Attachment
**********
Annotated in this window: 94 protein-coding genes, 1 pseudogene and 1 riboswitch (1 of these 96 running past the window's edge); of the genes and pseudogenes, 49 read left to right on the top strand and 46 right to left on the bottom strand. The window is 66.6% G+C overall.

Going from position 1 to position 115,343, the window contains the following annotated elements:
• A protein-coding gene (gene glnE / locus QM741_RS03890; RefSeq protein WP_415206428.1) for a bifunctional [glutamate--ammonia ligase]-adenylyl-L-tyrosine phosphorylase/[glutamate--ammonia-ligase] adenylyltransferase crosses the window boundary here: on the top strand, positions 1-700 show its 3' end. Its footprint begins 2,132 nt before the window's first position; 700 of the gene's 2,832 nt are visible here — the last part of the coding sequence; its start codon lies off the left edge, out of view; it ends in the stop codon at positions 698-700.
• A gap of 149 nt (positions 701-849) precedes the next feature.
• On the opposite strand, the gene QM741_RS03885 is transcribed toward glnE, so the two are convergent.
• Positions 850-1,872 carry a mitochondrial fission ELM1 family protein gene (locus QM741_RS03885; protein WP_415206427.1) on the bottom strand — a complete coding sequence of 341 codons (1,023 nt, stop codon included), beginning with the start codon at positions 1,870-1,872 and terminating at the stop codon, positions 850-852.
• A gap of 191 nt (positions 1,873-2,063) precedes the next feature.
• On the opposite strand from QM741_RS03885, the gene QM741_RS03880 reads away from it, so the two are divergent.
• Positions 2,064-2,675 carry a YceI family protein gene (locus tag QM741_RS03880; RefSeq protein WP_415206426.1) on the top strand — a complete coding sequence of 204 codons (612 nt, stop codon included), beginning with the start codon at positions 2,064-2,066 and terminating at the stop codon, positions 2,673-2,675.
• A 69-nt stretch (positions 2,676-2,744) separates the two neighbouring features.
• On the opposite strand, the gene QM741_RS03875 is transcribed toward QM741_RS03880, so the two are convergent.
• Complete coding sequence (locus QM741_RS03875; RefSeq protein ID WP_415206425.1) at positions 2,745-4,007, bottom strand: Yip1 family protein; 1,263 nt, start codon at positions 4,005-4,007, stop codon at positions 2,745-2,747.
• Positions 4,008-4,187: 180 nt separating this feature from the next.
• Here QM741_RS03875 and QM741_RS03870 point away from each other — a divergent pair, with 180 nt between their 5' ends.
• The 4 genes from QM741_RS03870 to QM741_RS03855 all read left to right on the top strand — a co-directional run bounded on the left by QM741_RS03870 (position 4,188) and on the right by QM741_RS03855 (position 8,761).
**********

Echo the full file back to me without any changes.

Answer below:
Annotated in this window: 94 protein-coding genes, 1 pseudogene and 1 riboswitch (1 of these 96 running past the window's edge); of the genes and pseudogenes, 49 read left to right on the top strand and 46 right to left on the bottom strand. The window is 66.6% G+C overall.

Going from position 1 to position 115,343, the window contains the following annotated elements:
• A protein-coding gene (gene glnE / locus QM741_RS03890; RefSeq protein WP_415206428.1) for a bifunctional [glutamate--ammonia ligase]-adenylyl-L-tyrosine phosphorylase/[glutamate--ammonia-ligase] adenylyltransferase crosses the window boundary here: on the top strand, positions 1-700 show its 3' end. Its footprint begins 2,132 nt before the window's first position; 700 of the gene's 2,832 nt are visible here — the last part of the coding sequence; its start codon lies off the left edge, out of view; it ends in the stop codon at positions 698-700.
• A gap of 149 nt (positions 701-849) precedes the next feature.
• On the opposite strand, the gene QM741_RS03885 is transcribed toward glnE, so the two are convergent.
• Positions 850-1,872 carry a mitochondrial fission ELM1 family protein gene (locus QM741_RS03885; protein WP_415206427.1) on the bottom strand — a complete coding sequence of 341 codons (1,023 nt, stop codon included), beginning with the start codon at positions 1,870-1,872 and terminating at the stop codon, positions 850-852.
• A gap of 191 nt (positions 1,873-2,063) precedes the next feature.
• On the opposite strand from QM741_RS03885, the gene QM741_RS03880 reads away from it, so the two are divergent.
• Positions 2,064-2,675 carry a YceI family protein gene (locus tag QM741_RS03880; RefSeq protein WP_415206426.1) on the top strand — a complete coding sequence of 204 codons (612 nt, stop codon included), beginning with the start codon at positions 2,064-2,066 and terminating at the stop codon, positions 2,673-2,675.
• A 69-nt stretch (positions 2,676-2,744) separates the two neighbouring features.
• On the opposite strand, the gene QM741_RS03875 is transcribed toward QM741_RS03880, so the two are convergent.
• Complete coding sequence (locus QM741_RS03875; RefSeq protein ID WP_415206425.1) at positions 2,745-4,007, bottom strand: Yip1 family protein; 1,263 nt, start codon at positions 4,005-4,007, stop codon at positions 2,745-2,747.
• Positions 4,008-4,187: 180 nt separating this feature from the next.
• Here QM741_RS03875 and QM741_RS03870 point away from each other — a divergent pair, with 180 nt between their 5' ends.
• The 4 genes from QM741_RS03870 to QM741_RS03855 all read left to right on the top strand — a co-directional run bounded on the left by QM741_RS03870 (position 4,188) and on the right by QM741_RS03855 (position 8,761).